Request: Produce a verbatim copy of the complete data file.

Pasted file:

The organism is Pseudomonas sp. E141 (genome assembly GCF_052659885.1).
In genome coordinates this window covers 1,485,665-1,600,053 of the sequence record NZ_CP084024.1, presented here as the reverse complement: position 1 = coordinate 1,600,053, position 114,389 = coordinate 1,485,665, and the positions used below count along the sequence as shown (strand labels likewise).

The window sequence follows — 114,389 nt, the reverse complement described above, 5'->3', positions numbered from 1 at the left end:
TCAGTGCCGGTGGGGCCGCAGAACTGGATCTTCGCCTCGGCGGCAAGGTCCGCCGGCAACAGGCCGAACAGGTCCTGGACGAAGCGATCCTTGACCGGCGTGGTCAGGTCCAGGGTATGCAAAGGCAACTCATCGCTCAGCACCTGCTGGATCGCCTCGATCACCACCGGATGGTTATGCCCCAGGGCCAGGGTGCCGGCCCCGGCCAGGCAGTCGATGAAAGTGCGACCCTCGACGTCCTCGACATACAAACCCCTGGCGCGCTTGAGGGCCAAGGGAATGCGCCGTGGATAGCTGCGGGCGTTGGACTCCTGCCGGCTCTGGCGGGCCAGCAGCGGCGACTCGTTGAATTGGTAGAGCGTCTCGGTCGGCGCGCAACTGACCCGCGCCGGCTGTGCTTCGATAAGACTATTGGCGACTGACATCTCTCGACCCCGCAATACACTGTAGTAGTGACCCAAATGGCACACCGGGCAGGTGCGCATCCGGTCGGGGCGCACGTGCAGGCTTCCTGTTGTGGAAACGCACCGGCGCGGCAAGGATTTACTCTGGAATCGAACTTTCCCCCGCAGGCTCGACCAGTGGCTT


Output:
The organism is Pseudomonas sp. E141 (genome assembly GCF_052659885.1).
In genome coordinates this window covers 1,485,665-1,600,053 of the sequence record NZ_CP084024.1, presented here as the reverse complement: position 1 = coordinate 1,600,053, position 114,389 = coordinate 1,485,665, and the positions used below count along the sequence as shown (strand labels likewise).

The window sequence follows — 114,389 nt, the reverse complement described above, 5'->3', positions numbered from 1 at the left end:
TCAGTGCCGGTGGGGCCGCAGAACTGGATCTTCGCCTCGGCGGCAAGGTCCGCCGGCAACAGGCCGAACAGGTCCTGGACGAAGCGATCCTTGACCGGCGTGGTCAGGTCCAGGGTATGCAAAGGCAACTCATCGCTCAGCACCTGCTGGATCGCCTCGATCACCACCGGATGGTTATGCCCCAGGGCCAGGGTGCCGGCCCCGGCCAGGCAGTCGATGAAAGTGCGACCCTCGACGTCCTCGACATACAAACCCCTGGCGCGCTTGAGGGCCAAGGGAATGCGCCGTGGATAGCTGCGGGCGTTGGACTCCTGCCGGCTCTGGCGGGCCAGCAGCGGCGACTCGTTGAATTGGTAGAGCGTCTCGGTCGGCGCGCAACTGACCCGCGCCGGCTGTGCTTCGATAAGACTATTGGCGACTGACATCTCTCGACCCCGCAATACACTGTAGTAGTGACCCAAATGGCACACCGGGCAGGTGCGCATCCGGTCGGGGCGCACGTGCAGGCTTCCTGTTGTGGAAACGCACCGGCGCGGCAAGGATTTACTCTGGAATCGAACTTTCCCCCGCAGGCTCGACCAGTGGCTT